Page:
May 6, 2021

Volume XI, Number 126

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Comments to Office of the Comptroller of the Currency (OCC) and Federal Deposit Insurance Corporation (FDIC) Deposit Advance Proposed Guidance -- Opponents Outnumber Proponents

The Office of the Comptroller of the Currency (OCC) and Federal Deposit Insurance Corporation (FDIC) each published a proposed guidance on deposit advance products on April 30th, 2013.1 Deposit advance products are small dollar, short-term loans offered by a bank to its deposit account customers with recurring deposits. Deposit advance products typically have high fees and are repaid from the funds of the next direct deposit, similar to payday loans. The proposed guidance seeks to clarify the agencies’ interpretation of “safety and soundness” and consumer protection principles as applied to deposit advance products. Both agencies requested comments on their proposed guidance.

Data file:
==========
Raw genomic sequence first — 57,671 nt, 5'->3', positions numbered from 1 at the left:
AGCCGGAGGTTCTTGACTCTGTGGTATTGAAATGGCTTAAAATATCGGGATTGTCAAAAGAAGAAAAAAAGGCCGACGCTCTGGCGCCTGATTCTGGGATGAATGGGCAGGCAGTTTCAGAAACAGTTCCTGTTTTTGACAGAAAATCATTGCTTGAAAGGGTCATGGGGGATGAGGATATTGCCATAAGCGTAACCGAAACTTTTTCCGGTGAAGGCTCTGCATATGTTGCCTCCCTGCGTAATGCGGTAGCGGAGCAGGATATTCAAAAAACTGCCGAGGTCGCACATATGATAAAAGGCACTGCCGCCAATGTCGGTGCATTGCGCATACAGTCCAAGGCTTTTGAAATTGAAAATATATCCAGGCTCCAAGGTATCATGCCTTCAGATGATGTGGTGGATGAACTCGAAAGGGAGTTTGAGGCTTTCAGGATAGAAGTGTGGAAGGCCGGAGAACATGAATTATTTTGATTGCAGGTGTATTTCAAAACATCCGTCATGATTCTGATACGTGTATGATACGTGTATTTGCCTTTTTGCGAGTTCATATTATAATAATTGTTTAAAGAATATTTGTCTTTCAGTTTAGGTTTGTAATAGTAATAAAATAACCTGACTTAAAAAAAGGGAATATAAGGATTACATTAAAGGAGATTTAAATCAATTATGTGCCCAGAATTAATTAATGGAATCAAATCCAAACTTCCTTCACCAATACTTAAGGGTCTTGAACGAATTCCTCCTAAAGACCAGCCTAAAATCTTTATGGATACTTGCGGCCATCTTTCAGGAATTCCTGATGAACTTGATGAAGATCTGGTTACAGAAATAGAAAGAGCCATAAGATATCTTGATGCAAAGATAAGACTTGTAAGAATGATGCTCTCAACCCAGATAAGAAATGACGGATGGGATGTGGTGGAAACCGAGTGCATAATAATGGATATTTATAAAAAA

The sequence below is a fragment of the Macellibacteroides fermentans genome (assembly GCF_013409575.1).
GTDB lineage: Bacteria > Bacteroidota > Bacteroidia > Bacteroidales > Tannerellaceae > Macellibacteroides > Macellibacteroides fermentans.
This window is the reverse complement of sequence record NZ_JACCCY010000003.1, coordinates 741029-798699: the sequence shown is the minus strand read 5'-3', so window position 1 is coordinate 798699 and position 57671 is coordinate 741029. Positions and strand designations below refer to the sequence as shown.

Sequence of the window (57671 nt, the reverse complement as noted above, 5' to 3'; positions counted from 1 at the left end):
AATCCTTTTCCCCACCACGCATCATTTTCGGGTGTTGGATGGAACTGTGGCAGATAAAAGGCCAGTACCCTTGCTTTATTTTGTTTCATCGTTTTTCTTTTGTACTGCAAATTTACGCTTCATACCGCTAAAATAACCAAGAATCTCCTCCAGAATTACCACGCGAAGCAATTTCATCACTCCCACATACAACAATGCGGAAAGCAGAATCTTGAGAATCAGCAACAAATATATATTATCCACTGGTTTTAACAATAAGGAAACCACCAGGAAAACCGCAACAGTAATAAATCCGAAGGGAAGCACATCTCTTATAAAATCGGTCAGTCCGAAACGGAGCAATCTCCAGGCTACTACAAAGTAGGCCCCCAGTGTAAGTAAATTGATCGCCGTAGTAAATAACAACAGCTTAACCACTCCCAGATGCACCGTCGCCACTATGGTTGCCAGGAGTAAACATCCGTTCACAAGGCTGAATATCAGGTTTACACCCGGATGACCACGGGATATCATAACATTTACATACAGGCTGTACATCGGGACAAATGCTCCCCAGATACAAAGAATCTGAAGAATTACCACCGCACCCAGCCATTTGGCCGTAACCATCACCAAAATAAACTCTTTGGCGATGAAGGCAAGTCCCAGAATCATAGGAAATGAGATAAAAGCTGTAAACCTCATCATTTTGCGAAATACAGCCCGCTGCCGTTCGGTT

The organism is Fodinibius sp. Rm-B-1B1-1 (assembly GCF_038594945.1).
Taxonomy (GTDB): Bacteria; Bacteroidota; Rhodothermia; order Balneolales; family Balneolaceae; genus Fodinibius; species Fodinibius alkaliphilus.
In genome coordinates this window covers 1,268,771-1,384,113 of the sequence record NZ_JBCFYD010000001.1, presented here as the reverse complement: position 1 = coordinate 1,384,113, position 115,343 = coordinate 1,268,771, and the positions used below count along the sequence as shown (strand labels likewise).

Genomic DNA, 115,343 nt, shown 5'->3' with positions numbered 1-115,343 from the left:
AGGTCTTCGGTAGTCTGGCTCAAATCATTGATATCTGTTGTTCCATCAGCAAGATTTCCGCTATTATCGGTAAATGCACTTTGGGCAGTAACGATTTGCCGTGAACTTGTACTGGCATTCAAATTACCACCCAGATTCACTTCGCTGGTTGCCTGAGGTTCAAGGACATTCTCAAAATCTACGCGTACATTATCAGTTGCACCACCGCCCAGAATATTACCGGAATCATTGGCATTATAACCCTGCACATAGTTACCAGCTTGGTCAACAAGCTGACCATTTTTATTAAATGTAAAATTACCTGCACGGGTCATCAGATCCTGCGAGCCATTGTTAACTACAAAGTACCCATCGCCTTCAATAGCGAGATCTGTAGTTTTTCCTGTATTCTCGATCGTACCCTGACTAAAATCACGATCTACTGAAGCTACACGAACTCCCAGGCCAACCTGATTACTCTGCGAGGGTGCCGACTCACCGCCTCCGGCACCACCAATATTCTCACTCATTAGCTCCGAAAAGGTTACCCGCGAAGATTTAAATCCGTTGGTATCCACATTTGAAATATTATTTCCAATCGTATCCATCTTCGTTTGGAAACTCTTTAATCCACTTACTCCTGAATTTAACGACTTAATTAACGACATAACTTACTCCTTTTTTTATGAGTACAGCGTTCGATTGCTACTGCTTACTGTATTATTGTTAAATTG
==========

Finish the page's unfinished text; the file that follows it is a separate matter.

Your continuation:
OCC and FDIC Proposed Guidance Expresses Concern about Safety and Soundness Risks and Compliance with Consumer Protection Laws

The proposed guidance by the OCC, which regulates nationally chartered banks, and the FDIC, as the regulator of many state chartered institutions, are substantially the same. 2   Both agencies assert concern that deposit advance products may cause safety and soundness risks, including credit risk, reputation risk arising from negative public opinion, legal and compliance risk, and risk in liability for the actions of third parties. In light of such risks, the agencies propose certain supervisory expectations.